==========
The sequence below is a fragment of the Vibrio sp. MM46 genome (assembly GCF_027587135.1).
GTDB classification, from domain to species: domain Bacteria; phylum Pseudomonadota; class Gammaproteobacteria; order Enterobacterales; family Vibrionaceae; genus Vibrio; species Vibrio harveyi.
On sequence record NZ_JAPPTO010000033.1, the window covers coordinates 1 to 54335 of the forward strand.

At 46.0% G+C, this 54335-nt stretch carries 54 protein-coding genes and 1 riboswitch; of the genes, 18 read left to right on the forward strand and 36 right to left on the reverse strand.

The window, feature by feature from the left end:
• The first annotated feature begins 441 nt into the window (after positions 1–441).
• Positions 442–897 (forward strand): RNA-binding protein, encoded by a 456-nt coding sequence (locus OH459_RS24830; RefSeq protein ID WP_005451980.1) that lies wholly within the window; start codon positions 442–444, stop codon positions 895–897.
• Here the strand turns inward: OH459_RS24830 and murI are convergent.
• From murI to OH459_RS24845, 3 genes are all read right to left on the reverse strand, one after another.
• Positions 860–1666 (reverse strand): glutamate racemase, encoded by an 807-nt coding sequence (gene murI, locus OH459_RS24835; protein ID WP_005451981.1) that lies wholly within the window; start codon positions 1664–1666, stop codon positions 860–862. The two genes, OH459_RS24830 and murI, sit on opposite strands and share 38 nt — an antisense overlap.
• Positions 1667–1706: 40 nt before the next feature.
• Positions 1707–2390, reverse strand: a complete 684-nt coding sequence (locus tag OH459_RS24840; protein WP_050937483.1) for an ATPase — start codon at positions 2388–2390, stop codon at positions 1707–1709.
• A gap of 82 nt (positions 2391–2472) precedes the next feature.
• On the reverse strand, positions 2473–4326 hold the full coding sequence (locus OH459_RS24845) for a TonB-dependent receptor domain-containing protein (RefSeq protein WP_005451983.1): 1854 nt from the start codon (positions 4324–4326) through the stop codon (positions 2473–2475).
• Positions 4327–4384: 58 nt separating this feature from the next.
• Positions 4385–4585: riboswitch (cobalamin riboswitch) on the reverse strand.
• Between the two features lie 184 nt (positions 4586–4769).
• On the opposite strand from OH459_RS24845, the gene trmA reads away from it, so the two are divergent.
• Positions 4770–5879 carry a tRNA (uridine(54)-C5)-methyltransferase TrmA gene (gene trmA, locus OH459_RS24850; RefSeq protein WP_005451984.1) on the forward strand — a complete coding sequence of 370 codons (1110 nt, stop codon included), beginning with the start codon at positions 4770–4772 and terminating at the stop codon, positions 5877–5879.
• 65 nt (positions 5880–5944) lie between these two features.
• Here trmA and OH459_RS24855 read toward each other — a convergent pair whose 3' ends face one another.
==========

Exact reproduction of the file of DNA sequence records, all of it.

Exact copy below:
The sequence below is a fragment of the Vibrio sp. MM46 genome (assembly GCF_027587135.1).
GTDB classification, from domain to species: domain Bacteria; phylum Pseudomonadota; class Gammaproteobacteria; order Enterobacterales; family Vibrionaceae; genus Vibrio; species Vibrio harveyi.
On sequence record NZ_JAPPTO010000033.1, the window covers coordinates 1 to 54335 of the forward strand.

At 46.0% G+C, this 54335-nt stretch carries 54 protein-coding genes and 1 riboswitch; of the genes, 18 read left to right on the forward strand and 36 right to left on the reverse strand.

The window, feature by feature from the left end:
• The first annotated feature begins 441 nt into the window (after positions 1–441).
• Positions 442–897 (forward strand): RNA-binding protein, encoded by a 456-nt coding sequence (locus OH459_RS24830; RefSeq protein ID WP_005451980.1) that lies wholly within the window; start codon positions 442–444, stop codon positions 895–897.
• Here the strand turns inward: OH459_RS24830 and murI are convergent.
• From murI to OH459_RS24845, 3 genes are all read right to left on the reverse strand, one after another.
• Positions 860–1666 (reverse strand): glutamate racemase, encoded by an 807-nt coding sequence (gene murI, locus OH459_RS24835; protein ID WP_005451981.1) that lies wholly within the window; start codon positions 1664–1666, stop codon positions 860–862. The two genes, OH459_RS24830 and murI, sit on opposite strands and share 38 nt — an antisense overlap.
• Positions 1667–1706: 40 nt before the next feature.
• Positions 1707–2390, reverse strand: a complete 684-nt coding sequence (locus tag OH459_RS24840; protein WP_050937483.1) for an ATPase — start codon at positions 2388–2390, stop codon at positions 1707–1709.
• A gap of 82 nt (positions 2391–2472) precedes the next feature.
• On the reverse strand, positions 2473–4326 hold the full coding sequence (locus OH459_RS24845) for a TonB-dependent receptor domain-containing protein (RefSeq protein WP_005451983.1): 1854 nt from the start codon (positions 4324–4326) through the stop codon (positions 2473–2475).
• Positions 4327–4384: 58 nt separating this feature from the next.
• Positions 4385–4585: riboswitch (cobalamin riboswitch) on the reverse strand.
• Between the two features lie 184 nt (positions 4586–4769).
• On the opposite strand from OH459_RS24845, the gene trmA reads away from it, so the two are divergent.
• Positions 4770–5879 carry a tRNA (uridine(54)-C5)-methyltransferase TrmA gene (gene trmA, locus OH459_RS24850; RefSeq protein WP_005451984.1) on the forward strand — a complete coding sequence of 370 codons (1110 nt, stop codon included), beginning with the start codon at positions 4770–4772 and terminating at the stop codon, positions 5877–5879.
• 65 nt (positions 5880–5944) lie between these two features.
• Here trmA and OH459_RS24855 read toward each other — a convergent pair whose 3' ends face one another.